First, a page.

Great for Building Managers who: Want practical, smart chairs that are cool enough to be picked for TV shows like “CSI.” (Really!)



As Karen Bray walked me through the Zody and Very chairs, she mentioned that each was created after attaching electrodes to test subjects and learning that people tended to sit asymmetrically.  But that level of scientific research is instantly apparent when you sit in either chair — everything moves independently.


The Zody chair‘s gel seat cushion felt like it was made for my butt. Even the back is flexible so I could turn and reach comfortably — and the chair felt like it was flexing with me. “It’s all about having the chair do the work for you,” was Karen’s response to my surprise.

This one has clearly been designed with an extreme amount of attention to detail and production because, aside from being fully recyclable, it *did* feel like the chair was working for me.

But the Very chair — which comes at a lower price point than Zody and has an ultra-cute, matching conference chair — doesn’t have all the bells and whistles like the gel seat or flexing back. And those are a couple elements that really intrigue me as the home-office, non-traditional worker. So I could imagine this sleek little chair in an upscale office environment where meetings over gourmet coffee might be had.

They’re both beautiful chairs, though the Very chair seemed to have a more feminine look in my opinion. It was narrower in the seat and, as a result, felt lighter and more mobile to me. Plus it had a charcoal gray, wool-like felt cover that screamed sophistication.

Where to Buy
Great for Building Managers who: Want sophisticated, tailored chairs with some ergonomic bells-and-whistles.

Herman Miller


When Jennifer Kramer offered to let me use the Embody chair in my home, I was floored. This was easily the most unique chair I had run across, and I was smitten. Here’s why:



The Embody chair has a wide base (potentially a bit too wide) that’s supportive for folks who are doing task-based work in non-traditional positions. That means I can easily sit cross-legged, and with the narrow back with a “skeleton” like structure, I can turn and pivot to reach things without issue. When increasing the back tension, it literally feels like my particular spine is being held at the exact pressure points I most need additional support. And the arms adjust inward and diagonally to perfectly support my frame.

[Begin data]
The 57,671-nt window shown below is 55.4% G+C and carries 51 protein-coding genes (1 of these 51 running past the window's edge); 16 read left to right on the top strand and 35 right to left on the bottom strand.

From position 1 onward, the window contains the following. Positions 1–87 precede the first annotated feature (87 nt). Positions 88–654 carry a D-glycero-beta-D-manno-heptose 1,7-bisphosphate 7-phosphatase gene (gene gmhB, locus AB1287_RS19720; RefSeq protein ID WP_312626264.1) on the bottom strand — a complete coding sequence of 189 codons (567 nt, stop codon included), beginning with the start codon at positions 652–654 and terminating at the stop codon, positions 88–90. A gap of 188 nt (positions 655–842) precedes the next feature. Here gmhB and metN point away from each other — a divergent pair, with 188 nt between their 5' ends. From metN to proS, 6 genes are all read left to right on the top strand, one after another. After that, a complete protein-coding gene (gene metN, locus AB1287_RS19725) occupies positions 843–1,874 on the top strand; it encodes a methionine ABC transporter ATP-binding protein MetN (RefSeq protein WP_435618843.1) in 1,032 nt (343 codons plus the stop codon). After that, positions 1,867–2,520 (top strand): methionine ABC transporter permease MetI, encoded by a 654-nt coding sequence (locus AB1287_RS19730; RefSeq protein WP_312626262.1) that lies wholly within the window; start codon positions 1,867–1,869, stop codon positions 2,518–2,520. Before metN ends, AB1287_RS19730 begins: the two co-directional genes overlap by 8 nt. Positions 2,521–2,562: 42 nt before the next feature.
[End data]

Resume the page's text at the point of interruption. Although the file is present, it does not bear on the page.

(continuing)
That said, it leans back so elegantly and has a high, supportive back (for my head) that I fear I might fall asleep from the incredible comfort it promotes. The chair is borne from studies of Generation Y’s working patterns, so I expect that its joystick-like adjustments and natural fluidity — coupled with a specially designed desk that slides to envelop the user — will be increasingly the chair-of-choice for super hip office spaces.

The Sayl chair is the newest release. Its one-size-fits-all design and mid-height back were pleasant enough to sit in for its corresponding price-point — which is mid-market. But visually speaking, it asserts its independence by separating itself from the pack thanks to its SF-like, suspension bridge back. I imagine these bold chairs around a conference room table would make quite an aesthetic splash.

Where to Buy Herman Miller Products
Great for Building Managers who: Want hip, innovative seating that historically has led ergonomic chair design.



“It’s all about sitting how you want,” Carla Boza said as I plopped down into the Generation chair and instantly smiled. It felt really good. The first thing that struck me was its flexibility — everywhere — in the squishiness of the seat, back, and arms.


This is hands-down the coolest chair I tested for open-office, collaborative working environments that often call for impromptu meetings or brainstorming conversations.

It’s got a wider back and seat than I’m really looking for, but it’s not bulky thanks to the flexible materials that let me turn with ease.  Plus, the inward-pivoting arms seem to hug my frame and would do perfectly well in supporting my elbows without requiring me to sit like a chicken (aka “elbows out”).